Spartan defense terrorizes Gators in blowout victory

Kyle Riviere
kriviere@weeklycitizen.com
East Ascension's Jacquel Jacobs races into the end zone for a touchdown after picking off Hayden Mallory on the first play of the game. Photo by DKMoon Photography.

The horrors of Halloween came early for St. Amant.

The Gators brought their undefeated record to Spartan Stadium for their annual clash with archrival East Ascension, and they left with a crushing 31-10 defeat.

Quarterback Hayden Mallory and the St. Amant passing game had established themselves as one of the most prolific units in the state, but they were victimized by an inspired Spartan defense.

They picked off Mallory four times--returning one for a touchdown on the first play of the game. Overall, they held the Gators to just 174 total yards.

"Give a lot of credit to Coach Lee," East Ascension head coach Paul Bourgeois said. "In his first year as defensive coordinator, they've struggled a little, but they've shown signs of potential. They just haven't been consistent, so for him and the defense to have a game like this, I'm so happy for them."

The Spartans were desperate after dropping two straight games.

They immediately grabbed the momentum as Jacquel Jacobs came through with an interception on the first play of the game and returned it for the touchdown. The score put East Ascension up 7-0 and ignited the rowdy Spartan crowd.

"You have to give EA's coaches a bunch of credit. They had a nice game plan, and we came out with the early mistake," St. Amant head coach David Oliver said. "I thought we settled down to an extent. Our defense really played well for three quarters; they just got worn down."

Later, East Ascension blocked a Gator punt, but they were not able to do anything with it. A touchdown pass was negated by a holding penalty.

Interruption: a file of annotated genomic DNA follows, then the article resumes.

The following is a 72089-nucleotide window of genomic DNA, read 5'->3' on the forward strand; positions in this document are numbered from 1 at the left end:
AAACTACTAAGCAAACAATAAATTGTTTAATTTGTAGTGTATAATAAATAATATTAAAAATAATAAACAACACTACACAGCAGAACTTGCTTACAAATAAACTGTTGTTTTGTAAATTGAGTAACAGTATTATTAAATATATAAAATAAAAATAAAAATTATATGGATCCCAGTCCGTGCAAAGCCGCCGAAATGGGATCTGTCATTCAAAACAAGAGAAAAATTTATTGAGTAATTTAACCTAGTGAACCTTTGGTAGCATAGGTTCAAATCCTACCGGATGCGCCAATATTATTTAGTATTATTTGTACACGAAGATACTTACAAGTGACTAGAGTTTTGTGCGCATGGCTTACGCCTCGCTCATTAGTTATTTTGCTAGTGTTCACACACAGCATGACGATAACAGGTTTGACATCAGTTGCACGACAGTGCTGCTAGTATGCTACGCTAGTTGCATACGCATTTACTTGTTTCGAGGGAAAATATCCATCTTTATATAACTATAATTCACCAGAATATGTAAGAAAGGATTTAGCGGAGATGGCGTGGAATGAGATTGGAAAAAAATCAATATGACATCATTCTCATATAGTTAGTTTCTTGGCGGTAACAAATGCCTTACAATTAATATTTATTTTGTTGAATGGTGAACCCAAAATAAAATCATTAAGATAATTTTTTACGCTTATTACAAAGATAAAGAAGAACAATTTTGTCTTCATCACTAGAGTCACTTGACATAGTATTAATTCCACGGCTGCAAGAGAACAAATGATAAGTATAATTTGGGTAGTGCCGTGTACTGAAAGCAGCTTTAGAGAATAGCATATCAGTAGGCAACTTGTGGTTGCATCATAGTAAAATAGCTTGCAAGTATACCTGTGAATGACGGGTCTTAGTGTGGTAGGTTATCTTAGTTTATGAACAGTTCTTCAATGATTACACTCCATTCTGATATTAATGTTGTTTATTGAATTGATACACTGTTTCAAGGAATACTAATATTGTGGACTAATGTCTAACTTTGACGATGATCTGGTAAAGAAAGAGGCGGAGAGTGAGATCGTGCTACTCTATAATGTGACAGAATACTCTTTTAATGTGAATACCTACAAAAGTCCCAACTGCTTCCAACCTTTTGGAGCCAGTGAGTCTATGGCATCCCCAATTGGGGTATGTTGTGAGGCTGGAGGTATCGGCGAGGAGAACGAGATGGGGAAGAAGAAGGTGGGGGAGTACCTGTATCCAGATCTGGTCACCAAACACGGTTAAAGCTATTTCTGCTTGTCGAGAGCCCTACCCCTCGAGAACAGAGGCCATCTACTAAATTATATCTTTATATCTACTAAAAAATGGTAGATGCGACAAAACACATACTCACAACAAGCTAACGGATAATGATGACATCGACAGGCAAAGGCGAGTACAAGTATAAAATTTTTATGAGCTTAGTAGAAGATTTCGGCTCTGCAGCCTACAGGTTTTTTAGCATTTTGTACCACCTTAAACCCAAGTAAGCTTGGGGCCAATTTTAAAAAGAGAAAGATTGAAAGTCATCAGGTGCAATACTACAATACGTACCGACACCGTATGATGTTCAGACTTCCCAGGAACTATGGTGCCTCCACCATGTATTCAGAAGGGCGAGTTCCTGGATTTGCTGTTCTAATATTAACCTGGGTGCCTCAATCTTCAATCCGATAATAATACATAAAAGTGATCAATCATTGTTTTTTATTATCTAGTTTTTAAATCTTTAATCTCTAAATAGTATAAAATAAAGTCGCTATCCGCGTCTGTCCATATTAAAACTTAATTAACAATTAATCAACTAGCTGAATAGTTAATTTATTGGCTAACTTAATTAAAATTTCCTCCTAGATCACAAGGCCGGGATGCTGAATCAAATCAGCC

After the Spartans had to punt out of their own end zone, St. Amant took over at the East Ascension 34-yard line, but they were only able to add a 21-yard Briggs Bourgeois field goal to cut the lead to 7-3.

That score remained until the second half.

The Gators got off to a promising start as Patrick Wolfe picked off Kyran Irvin at the Spartan 19-yard line. However, St. Amant came up empty handed when Mallory was picked off in the end zone by Jacobs.

Guided by a 55-yard run by Josh Bates, East Ascension covered 93 yards in nine plays.

Irvin then broke loose on a 31-yard touchdown run to extend the Spartan lead to 14-3.

On their next drive, Bates gashed the St. Amant defense again. His 82-yard scamper set the Spartans up with a 22-yard field goal by Cale Kernan to go up 17-3.

After picking Mallory off again, East Ascension took over at the St. Amant 31-yard line. Just three plays later, Irvin took a handoff, broke tackles and marched 21 yards for a touchdown to put the game away at 24-3.

Irvin eventually added another six-yard touchdown run, and the Gators finally scored a touchdown when Mallory hit Larson Fontenot from 16 yards out to make the final score 31-10.

The St. Amant offense was overwhelmed.

Mallory was only able to complete 13 of 29 passes for 105 yards with one touchdown. Jacobs accounted for three of Mallory's four interceptions.

On the ground, Nathan Taylor was only able to accumulate 38 yards on 18 carries.

"They gave us the ball with great field position, but we just couldn't do anything with it," Oliver said. "We had the four interceptions and the blocked punt. Those are the things that get you beat in a hostile environment."

Irvin had a nightmarish game through the air--where he went 0-13 with two interceptions, but in the second half, his feet came up with some huge plays for the Spartans. He ran the ball 23 times for 91 yards and three scores.

Bates had just as many yards as St. Amant's offense. He rolled up 174 yards on 14 carries.

"I can tell you this about the big runs, a lot of them had to do with those two great running backs. Kyran (Irvin) is like a running back/quarterback," Bourgeois said. "Those guys made some cuts and broke some tackles before they got those runs. Their defense still gave us hell, but we had those players make big plays when we needed them."